Sometimes we get questions from our clients regarding how to switch a URL for their website. This actually happens quite often. A company was purchased, the company decided to change the name, or they just finally secured the domain they wanted for years. The reasons for a domain name change are more numerous than the actual steps in doing it.
The end result is now you are given the task of changing over a website from the old domain name to the new one. You want to do this with as little pain as possible in terms of your rankings in Google. You worked hard for those rankings, you don’t want to lose them.
Well here is the the non-standard checklist. Then we will go on with the standard one.
1 – The domain name you picked, was it owned before? Did you buy it from someone? Was the domain used for spamdexing? Was the domain name flagged for sending out even standard unsolicited spam?
Believe it or not this matters, and it matters huge. Many business owners purchase “the perfect domain name” only to realize the domain was flagged eariler and that’s why it’s on the market for purchase. It could take YEARS to clear with Google that the domain name is no longer associated with the pervious owner, and that penality that exited before, will still exist when you purchase it. We’ll get to the email spam part shortly. The jury is still out with expired domain names. Technically a penality shouldn’t transfer, but there are many reported instances where it DOES carry over. Do your homework.
If you still decide to go though with the purchase, remember you’ll have to go begging Google to allow your new domain name into the index. Matt Cutts once stated it will take years to remove the penality on it’s own without manual intervention.
Regarding the sending of unsoliticed email. You might not get penalized in Google, but boy you’ll never be able to send out an e-mail to any client from that domain name since it would be listed in ever spam filter on the planet as a known spammer.
The message is simple, research before you purchase.
2 – You did your checks, the domain name is clean. Now they are asking for a huge amount of money because it’s an exact match for a keyword you are looking for. You don’t want it for branding reasons, you want it because you sell Green Widgets, and the domain name is “greenwidgets.com” . Exact match domain names don’t do what they used to years ago in Google. In fact sometimes it works against you in some circumstances. Don’t buy a domain name just because it’s an exact match, but it because you believe your customers will remember you better. Google as often said don’t write content for their search engine, write it for your users. The same concept is for domain name selection. If the domain is clean, and you are buying it for your customers, not to “game google”. Good for you!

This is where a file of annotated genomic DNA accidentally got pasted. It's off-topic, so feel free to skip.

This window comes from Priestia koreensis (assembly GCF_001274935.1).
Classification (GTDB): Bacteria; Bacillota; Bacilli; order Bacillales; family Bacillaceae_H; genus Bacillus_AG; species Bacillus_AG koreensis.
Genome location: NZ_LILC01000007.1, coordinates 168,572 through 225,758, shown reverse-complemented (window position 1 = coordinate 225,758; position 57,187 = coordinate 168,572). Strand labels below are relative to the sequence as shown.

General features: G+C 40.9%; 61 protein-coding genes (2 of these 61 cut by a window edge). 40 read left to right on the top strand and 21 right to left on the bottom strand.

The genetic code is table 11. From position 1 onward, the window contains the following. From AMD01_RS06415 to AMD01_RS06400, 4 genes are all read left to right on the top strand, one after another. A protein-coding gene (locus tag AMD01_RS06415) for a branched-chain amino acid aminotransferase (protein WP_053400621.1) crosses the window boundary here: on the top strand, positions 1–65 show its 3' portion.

3. Make sure you have webmaster tools verified on both domain names (your old and your new one). You would not imagine how many companies still don’t do this.
After the domains are verfied as admin. Continue reading, don’t do anything else until that is accomplished or else you’ll only be able to part of the job and you will encounter some problems.
Request a full spider of the new domain name (both for mobile and desktop, we’re assuming you are using a responsive design, if not go back and make sure your site is responsive before continuing, bad things happen otherwise).
4 – Now you have figure out the best way to move your content over to the new domain name without going to page 500 in the search engine. Now setup a 301 redirect with page matching from url to url.
now 301 redirects to
Not a 302 redirect, not a meta refresh, not “click here to move on” , you need to use a 301 redirect. Nothing else really will solve the problem.
Also notice we are listing https:// rather than http:// for the new domain name. We’re assuming both responsive and secure, both are suggested by Google.
5 – Request a full spider of the old domain name. You’ll be greeted with an error since it’s 301 redirected to the new domain name. This is expected. It’s basically telling Google “spider this site” and that site is redirected, notifying google that the redirect exists.
6 – Contact everyone and anyone that is linking to your old site, notifying them of the new url. 301 redirects work, but they are not 100% effective. You would rather have clean links than redirected ones.
7 – Update your social media. Though this doesn’t (in all cases) directly impact your SEO, it does give you another channel to inform your customers and partners of your new domain name. Hoping to help them remember to update their links to your site. Plus Google does read the Social media content as best it can, so it will help in some instances.
8 – Continue to follow up with the partners that did not update their links. You need to keep on top of them as best you can. The more that update their linked url the better it will be for you in the long run.
9 – Google has a VERY long memory. It would attempt to respider the old site in a year or two, you’ll see your webmaster tools light up like a christmas tree with errors if everything was not 301 redirected properly. Keep up with this. If Google was trying to respider your site, you can bet the reason they did is because there was still enough links and mentions out there to keep the old domain valid. Meaning that their is still some popularity you can squeeze from the old domain to the new one. I wouldn’t wait for Google to find the old URLS that you didn’t redirect, I would proactively go and find and redirect them.
10 – Go back and follow up with this list, make sure everything is done to the best of your ablity. Every moment you waste doing something else isn’t helping your ablity to move the domain name without penality.
11– One last thing, make sure you update your site in Google Maps, Webmaster tools, Local listings, ect. If these are not updated it will look poorly on your company.